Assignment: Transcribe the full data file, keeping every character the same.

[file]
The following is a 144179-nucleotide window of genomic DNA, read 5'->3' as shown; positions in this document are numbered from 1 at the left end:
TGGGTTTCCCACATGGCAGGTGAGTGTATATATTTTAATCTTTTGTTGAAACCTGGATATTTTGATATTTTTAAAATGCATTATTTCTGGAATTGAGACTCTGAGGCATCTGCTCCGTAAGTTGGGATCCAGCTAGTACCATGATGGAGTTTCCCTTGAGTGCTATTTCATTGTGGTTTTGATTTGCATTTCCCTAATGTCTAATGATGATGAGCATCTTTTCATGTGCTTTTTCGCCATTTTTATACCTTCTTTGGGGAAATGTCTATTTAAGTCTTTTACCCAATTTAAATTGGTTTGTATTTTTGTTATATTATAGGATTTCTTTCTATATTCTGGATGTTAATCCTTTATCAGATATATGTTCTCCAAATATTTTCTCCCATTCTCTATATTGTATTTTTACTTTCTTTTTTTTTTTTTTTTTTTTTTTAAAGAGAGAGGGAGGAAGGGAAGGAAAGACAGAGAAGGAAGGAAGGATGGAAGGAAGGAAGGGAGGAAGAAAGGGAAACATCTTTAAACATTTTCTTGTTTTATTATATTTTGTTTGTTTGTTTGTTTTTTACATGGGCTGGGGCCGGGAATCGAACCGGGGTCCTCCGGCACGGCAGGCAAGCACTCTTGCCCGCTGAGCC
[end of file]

The following is a 144179-nucleotide window of genomic DNA, read 5'->3' as shown; positions in this document are numbered from 1 at the left end:
TGGGTTTCCCACATGGCAGGTGAGTGTATATATTTTAATCTTTTGTTGAAACCTGGATATTTTGATATTTTTAAAATGCATTATTTCTGGAATTGAGACTCTGAGGCATCTGCTCCGTAAGTTGGGATCCAGCTAGTACCATGATGGAGTTTCCCTTGAGTGCTATTTCATTGTGGTTTTGATTTGCATTTCCCTAATGTCTAATGATGATGAGCATCTTTTCATGTGCTTTTTCGCCATTTTTATACCTTCTTTGGGGAAATGTCTATTTAAGTCTTTTACCCAATTTAAATTGGTTTGTATTTTTGTTATATTATAGGATTTCTTTCTATATTCTGGATGTTAATCCTTTATCAGATATATGTTCTCCAAATATTTTCTCCCATTCTCTATATTGTATTTTTACTTTCTTTTTTTTTTTTTTTTTTTTTTTAAAGAGAGAGGGAGGAAGGGAAGGAAAGACAGAGAAGGAAGGAAGGATGGAAGGAAGGAAGGGAGGAAGAAAGGGAAACATCTTTAAACATTTTCTTGTTTTATTATATTTTGTTTGTTTGTTTGTTTTTTACATGGGCTGGGGCCGGGAATCGAACCGGGGTCCTCCGGCACGGCAGGCAAGCACTCTTGCCCGCTGAGCC